Oct 25, '06
A message from Robert Gallo, co-discoverer of the AIDS virus:
Quote from www.sciencemag.org/cgi/rapidpdf/1136578v1.pdf
Convicting a small group of individuals of such an appalling crime as the deliberate infection of 400 innocent children requires a very high degree of proof. Yet the Libyan court chose to exclude expert testimony from independent scientists and to prevent access to crucial pieces of evidence to test for HIV contamination, while relying instead on “confessions” extracted under torture and making threats of execution for any noncooperation by the accused... These six innocent healthcare workers have been incarcerated in a Libyan prison for nearly 8 years, for what we believe was performing their jobs with inadequate equipment, after receiving inadequate training and having been exposed to the same risk of HIV infection as the Libyan children and hospital staff...
What has happened to the accused sends a chilling message to all heathcare workers who choose to work in difficult circumstances to deliver life- saving care to HIV-1–infected or at-risk people worldwide....
If Libya is truly willing to enter into meaningful dialogs with Western nations, it should take the opportunity to benefit from the knowledge Western scientists have gained about HIV-1 and AIDS over the past 25 years and not instead create yet more victims of the AIDS epidemic—in this case, the five Bulgarian nurses and Palestinian doctor.
Last edit by indigo girl on Oct 25, '06
Oct 28, '06
Commentary from Effect Measure:
Quote from scienceblogs.com/effectmeasure/2006/10/they_have_already_come_for_the.php#more
This long running case is not the only human rights abuse in the world but it has also become a symbol for the struggle for freeing science from the yoke of politicians and despots. Nature said it best in their strongly worded Editorial earlier this month:
"First they came for the Socialists, and I didn't speak up, because I wasn't a Socialist... Then they came for the Jews, and I didn't speak up, because I wasn't a Jew. Then they came for me, and there was no one left to speak up for me." Martin Niemöller's poem, criticizing the inaction of German intellectuals in the face of the rise of the Nazis, serves as a powerful analogy for why scientists should be concerned by abuses of academic freedom, wherever they occur. Most readers of Nature take it for granted that they can travel to work each day, free to enquire, express opinions and criticize government policy, without fear of intimidation or reprisals -- let alone imprisonment or torture. Sadly, these freedoms can only be dreamt of in many countries of the world, where academics must live with, and often suffer directly, human-rights abuses. Their plight is our business.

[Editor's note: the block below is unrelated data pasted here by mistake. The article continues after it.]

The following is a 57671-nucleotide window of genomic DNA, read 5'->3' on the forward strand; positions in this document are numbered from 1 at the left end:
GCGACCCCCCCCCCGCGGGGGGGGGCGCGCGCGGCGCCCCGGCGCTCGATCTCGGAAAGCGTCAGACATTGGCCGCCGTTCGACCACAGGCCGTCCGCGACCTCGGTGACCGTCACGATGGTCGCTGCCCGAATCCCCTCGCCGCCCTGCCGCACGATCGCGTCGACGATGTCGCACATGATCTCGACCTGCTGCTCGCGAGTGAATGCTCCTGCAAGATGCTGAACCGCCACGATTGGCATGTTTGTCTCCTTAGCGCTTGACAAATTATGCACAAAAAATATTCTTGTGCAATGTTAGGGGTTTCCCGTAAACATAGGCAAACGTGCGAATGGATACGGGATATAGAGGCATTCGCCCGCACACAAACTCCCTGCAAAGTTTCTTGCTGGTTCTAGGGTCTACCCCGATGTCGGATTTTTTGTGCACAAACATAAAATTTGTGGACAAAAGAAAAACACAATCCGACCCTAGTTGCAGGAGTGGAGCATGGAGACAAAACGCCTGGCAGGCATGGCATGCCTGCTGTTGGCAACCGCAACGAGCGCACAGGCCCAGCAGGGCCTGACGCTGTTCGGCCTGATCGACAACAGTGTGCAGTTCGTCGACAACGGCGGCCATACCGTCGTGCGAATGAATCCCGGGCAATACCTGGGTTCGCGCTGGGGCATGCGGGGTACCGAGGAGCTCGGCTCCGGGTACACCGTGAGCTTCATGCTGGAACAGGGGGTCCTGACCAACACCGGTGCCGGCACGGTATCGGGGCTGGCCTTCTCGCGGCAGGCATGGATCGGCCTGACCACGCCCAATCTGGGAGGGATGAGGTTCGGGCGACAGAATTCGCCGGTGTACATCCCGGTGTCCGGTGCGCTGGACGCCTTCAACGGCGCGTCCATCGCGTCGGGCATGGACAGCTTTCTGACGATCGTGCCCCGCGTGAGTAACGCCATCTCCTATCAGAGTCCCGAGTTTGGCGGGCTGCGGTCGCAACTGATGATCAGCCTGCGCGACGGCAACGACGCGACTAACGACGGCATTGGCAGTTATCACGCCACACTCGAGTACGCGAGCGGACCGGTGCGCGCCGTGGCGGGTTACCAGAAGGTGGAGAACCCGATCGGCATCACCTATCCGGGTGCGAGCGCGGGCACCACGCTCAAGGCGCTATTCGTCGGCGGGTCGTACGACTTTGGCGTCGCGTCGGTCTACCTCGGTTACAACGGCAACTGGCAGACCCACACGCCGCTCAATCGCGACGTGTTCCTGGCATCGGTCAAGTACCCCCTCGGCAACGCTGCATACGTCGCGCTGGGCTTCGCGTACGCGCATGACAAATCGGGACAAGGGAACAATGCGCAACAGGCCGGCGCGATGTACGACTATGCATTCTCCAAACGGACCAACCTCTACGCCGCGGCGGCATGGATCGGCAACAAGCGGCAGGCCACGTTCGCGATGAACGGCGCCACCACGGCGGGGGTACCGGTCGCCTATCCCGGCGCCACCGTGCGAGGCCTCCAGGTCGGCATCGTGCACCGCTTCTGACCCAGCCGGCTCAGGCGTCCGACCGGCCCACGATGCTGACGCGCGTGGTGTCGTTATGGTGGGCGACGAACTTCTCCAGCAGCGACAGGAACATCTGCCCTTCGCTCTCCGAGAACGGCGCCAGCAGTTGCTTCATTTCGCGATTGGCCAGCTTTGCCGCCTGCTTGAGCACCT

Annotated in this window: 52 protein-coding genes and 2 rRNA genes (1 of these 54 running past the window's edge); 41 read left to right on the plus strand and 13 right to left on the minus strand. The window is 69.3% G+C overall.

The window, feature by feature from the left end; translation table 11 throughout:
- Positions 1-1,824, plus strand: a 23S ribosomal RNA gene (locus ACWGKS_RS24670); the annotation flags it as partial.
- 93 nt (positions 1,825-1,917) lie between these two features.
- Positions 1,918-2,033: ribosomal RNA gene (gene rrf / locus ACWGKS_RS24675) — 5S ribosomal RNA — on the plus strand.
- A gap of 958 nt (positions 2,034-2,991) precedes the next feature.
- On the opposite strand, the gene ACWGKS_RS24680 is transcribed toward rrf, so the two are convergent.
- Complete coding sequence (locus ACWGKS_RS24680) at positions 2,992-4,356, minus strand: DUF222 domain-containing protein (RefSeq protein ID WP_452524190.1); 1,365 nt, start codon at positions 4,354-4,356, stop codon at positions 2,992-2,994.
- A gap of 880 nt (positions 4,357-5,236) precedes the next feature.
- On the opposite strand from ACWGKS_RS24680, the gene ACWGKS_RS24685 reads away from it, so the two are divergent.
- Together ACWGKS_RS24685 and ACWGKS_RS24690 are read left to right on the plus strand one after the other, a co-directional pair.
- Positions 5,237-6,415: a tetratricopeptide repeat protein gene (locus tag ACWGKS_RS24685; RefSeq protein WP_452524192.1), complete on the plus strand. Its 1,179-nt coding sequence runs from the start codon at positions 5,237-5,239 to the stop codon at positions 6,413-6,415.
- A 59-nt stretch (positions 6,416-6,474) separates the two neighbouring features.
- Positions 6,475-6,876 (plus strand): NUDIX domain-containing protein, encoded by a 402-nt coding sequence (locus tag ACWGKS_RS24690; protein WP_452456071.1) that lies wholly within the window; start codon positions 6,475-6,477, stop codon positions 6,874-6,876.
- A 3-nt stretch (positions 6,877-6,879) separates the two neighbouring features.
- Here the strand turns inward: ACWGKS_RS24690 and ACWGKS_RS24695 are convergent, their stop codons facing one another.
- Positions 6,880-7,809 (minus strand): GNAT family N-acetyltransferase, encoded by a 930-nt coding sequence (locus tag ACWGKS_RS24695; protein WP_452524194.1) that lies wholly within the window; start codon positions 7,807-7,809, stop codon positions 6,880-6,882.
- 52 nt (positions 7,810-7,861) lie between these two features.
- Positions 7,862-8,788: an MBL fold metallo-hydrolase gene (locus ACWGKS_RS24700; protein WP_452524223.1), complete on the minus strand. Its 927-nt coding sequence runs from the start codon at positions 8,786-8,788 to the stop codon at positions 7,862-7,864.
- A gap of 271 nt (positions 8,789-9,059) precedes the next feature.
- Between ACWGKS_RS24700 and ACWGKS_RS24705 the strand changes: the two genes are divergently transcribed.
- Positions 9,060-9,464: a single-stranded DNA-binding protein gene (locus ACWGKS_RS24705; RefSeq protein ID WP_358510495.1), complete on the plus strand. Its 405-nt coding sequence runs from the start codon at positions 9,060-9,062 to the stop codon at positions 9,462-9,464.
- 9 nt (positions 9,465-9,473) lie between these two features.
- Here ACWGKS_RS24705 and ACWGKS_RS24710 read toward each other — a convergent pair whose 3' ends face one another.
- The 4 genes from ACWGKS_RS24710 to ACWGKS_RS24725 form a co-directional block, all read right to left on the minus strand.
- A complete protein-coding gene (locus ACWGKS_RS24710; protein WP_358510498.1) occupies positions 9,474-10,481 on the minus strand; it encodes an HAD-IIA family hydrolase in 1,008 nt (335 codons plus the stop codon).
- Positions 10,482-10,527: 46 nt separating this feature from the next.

But beyond humanitarian grounds, in this interconnected world we are engaged in a battle of ideas, and the failure to defend any abuse of academic freedom undermines the very principles that guarantee the rights we currently enjoy. Oppressive regimes typically stifle enquiry, as critical minds will inevitably also scrutinize their leaders. Enquiry is further undermined in such environments by the award of senior academic posts to the politically loyal rather than the competent, and the selection of policies or actions that suit governments' agendas, regardless of the scientific evidence.
Last edit by indigo girl on Oct 28, '06
Nov 29, '06
Documentary on this case:
INJECTION by Mickey Grant Productions
1 hr 21 min 55 sec - Sep 25, 2006
Creative Hat -- presented by Cindy & Mickey Grant
Injection is the real-life story of six health care workers falsely accused and jailed.
INJECTION - Google Video
Last edit by indigo girl on Nov 29, '06